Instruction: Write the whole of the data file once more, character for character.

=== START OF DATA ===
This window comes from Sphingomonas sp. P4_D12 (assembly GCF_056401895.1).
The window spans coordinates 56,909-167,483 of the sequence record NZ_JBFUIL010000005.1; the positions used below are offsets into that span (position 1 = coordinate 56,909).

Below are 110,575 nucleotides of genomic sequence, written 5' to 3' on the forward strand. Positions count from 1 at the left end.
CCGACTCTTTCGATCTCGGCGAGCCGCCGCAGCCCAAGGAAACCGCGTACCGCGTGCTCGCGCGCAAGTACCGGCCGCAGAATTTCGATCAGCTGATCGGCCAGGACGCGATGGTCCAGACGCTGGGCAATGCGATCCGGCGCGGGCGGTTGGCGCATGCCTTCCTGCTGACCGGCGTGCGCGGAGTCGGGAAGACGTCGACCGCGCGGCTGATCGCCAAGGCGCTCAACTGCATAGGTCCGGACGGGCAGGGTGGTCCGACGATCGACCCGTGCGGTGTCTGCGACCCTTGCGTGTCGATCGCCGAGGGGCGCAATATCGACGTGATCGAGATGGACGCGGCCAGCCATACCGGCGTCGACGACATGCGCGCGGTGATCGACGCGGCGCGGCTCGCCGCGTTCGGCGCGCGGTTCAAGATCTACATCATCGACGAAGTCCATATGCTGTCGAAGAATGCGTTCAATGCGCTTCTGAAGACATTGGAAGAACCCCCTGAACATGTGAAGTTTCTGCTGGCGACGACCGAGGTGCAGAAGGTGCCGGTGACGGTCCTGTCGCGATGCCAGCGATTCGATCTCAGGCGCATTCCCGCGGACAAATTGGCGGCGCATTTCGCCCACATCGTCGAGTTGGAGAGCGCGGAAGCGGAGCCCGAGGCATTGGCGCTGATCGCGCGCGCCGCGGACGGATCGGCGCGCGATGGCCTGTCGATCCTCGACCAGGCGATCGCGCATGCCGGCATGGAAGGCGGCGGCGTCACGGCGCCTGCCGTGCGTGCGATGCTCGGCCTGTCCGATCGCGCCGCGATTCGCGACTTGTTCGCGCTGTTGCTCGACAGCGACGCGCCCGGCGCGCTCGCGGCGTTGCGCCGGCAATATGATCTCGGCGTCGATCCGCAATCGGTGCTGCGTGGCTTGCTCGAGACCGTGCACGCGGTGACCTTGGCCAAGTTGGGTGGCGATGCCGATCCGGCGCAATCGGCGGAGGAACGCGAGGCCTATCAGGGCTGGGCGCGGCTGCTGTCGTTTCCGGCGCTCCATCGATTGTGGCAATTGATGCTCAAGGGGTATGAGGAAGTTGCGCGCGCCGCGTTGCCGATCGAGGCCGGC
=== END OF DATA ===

This window comes from Sphingomonas sp. P4_D12 (assembly GCF_056401895.1).
The window spans coordinates 56,909-167,483 of the sequence record NZ_JBFUIL010000005.1; the positions used below are offsets into that span (position 1 = coordinate 56,909).

Below are 110,575 nucleotides of genomic sequence, written 5' to 3' on the forward strand. Positions count from 1 at the left end.
CCGACTCTTTCGATCTCGGCGAGCCGCCGCAGCCCAAGGAAACCGCGTACCGCGTGCTCGCGCGCAAGTACCGGCCGCAGAATTTCGATCAGCTGATCGGCCAGGACGCGATGGTCCAGACGCTGGGCAATGCGATCCGGCGCGGGCGGTTGGCGCATGCCTTCCTGCTGACCGGCGTGCGCGGAGTCGGGAAGACGTCGACCGCGCGGCTGATCGCCAAGGCGCTCAACTGCATAGGTCCGGACGGGCAGGGTGGTCCGACGATCGACCCGTGCGGTGTCTGCGACCCTTGCGTGTCGATCGCCGAGGGGCGCAATATCGACGTGATCGAGATGGACGCGGCCAGCCATACCGGCGTCGACGACATGCGCGCGGTGATCGACGCGGCGCGGCTCGCCGCGTTCGGCGCGCGGTTCAAGATCTACATCATCGACGAAGTCCATATGCTGTCGAAGAATGCGTTCAATGCGCTTCTGAAGACATTGGAAGAACCCCCTGAACATGTGAAGTTTCTGCTGGCGACGACCGAGGTGCAGAAGGTGCCGGTGACGGTCCTGTCGCGATGCCAGCGATTCGATCTCAGGCGCATTCCCGCGGACAAATTGGCGGCGCATTTCGCCCACATCGTCGAGTTGGAGAGCGCGGAAGCGGAGCCCGAGGCATTGGCGCTGATCGCGCGCGCCGCGGACGGATCGGCGCGCGATGGCCTGTCGATCCTCGACCAGGCGATCGCGCATGCCGGCATGGAAGGCGGCGGCGTCACGGCGCCTGCCGTGCGTGCGATGCTCGGCCTGTCCGATCGCGCCGCGATTCGCGACTTGTTCGCGCTGTTGCTCGACAGCGACGCGCCCGGCGCGCTCGCGGCGTTGCGCCGGCAATATGATCTCGGCGTCGATCCGCAATCGGTGCTGCGTGGCTTGCTCGAGACCGTGCACGCGGTGACCTTGGCCAAGTTGGGTGGCGATGCCGATCCGGCGCAATCGGCGGAGGAACGCGAGGCCTATCAGGGCTGGGCGCGGCTGCTGTCGTTTCCGGCGCTCCATCGATTGTGGCAATTGATGCTCAAGGGGTATGAGGAAGTTGCGCGCGCCGCGTTGCCGATCGAGGCCGGC